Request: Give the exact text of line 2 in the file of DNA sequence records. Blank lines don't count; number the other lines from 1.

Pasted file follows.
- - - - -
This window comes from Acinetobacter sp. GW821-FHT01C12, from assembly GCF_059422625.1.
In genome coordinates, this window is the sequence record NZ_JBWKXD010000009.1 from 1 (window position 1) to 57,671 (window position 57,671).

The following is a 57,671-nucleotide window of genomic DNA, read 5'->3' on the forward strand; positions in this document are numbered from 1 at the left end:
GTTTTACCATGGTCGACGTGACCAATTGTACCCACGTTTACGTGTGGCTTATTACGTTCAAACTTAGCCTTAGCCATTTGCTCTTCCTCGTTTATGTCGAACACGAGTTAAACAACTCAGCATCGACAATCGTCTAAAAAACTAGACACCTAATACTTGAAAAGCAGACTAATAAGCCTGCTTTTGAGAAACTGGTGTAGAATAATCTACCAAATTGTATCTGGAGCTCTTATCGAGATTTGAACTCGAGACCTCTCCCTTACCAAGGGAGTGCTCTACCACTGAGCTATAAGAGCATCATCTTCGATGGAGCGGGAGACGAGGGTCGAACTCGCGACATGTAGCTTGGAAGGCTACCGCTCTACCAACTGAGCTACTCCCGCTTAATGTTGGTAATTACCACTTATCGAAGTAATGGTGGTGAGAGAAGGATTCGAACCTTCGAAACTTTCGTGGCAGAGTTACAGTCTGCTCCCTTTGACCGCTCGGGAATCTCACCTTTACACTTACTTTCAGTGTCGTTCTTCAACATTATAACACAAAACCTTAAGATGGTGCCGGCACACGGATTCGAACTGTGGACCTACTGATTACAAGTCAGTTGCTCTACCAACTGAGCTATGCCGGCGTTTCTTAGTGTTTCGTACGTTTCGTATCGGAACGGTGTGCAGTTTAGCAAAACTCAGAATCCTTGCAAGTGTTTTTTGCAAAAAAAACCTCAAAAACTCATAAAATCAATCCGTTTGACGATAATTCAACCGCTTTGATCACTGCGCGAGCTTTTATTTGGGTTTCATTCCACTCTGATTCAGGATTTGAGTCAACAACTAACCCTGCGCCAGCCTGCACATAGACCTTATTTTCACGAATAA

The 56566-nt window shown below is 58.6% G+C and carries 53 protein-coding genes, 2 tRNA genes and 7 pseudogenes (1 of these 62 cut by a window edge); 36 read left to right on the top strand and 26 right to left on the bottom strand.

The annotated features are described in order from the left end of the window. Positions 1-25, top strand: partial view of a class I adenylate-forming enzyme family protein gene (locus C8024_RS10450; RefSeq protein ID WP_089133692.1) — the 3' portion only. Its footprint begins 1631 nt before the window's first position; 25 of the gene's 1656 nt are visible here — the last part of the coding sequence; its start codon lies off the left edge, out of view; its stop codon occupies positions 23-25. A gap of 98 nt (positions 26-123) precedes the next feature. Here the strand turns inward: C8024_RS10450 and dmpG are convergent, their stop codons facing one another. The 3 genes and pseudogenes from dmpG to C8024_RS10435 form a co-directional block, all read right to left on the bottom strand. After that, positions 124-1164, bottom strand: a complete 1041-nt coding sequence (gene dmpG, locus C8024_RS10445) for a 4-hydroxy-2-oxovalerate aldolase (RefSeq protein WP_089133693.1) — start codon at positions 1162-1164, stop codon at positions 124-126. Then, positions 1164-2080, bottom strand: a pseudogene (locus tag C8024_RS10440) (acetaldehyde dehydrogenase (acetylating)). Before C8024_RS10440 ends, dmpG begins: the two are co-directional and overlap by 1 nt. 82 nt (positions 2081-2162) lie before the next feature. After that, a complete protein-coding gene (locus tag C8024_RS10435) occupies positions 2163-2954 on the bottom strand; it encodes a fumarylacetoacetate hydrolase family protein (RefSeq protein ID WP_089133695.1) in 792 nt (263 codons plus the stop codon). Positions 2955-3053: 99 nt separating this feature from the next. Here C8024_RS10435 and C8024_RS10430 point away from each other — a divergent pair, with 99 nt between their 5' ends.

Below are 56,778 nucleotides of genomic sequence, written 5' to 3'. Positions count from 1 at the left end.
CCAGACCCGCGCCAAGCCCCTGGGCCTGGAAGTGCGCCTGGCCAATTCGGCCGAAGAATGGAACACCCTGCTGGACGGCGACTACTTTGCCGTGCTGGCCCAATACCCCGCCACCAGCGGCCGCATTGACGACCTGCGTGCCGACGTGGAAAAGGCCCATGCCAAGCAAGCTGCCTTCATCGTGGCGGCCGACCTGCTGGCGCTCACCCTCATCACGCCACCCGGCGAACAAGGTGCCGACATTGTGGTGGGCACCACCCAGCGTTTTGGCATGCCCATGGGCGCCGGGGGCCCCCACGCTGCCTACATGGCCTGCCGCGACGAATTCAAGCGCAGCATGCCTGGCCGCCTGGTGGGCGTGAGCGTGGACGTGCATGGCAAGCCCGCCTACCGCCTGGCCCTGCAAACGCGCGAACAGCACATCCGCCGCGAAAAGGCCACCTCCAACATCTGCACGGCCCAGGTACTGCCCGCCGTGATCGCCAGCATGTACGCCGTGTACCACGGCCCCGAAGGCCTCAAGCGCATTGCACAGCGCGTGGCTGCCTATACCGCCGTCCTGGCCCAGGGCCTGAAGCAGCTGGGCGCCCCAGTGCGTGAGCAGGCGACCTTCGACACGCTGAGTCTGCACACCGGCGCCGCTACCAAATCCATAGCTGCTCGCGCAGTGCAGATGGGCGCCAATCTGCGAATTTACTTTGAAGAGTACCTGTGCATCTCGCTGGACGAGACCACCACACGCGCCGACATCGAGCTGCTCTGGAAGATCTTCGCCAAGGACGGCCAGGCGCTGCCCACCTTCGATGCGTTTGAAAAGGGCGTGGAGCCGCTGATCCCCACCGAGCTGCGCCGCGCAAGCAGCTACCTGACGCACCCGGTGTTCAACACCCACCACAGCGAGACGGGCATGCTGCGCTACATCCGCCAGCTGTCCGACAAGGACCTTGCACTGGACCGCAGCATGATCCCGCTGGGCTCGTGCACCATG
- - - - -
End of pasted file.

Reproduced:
In genome coordinates, this window is the sequence record NZ_JBWKXD010000009.1 from 1 (window position 1) to 57,671 (window position 57,671).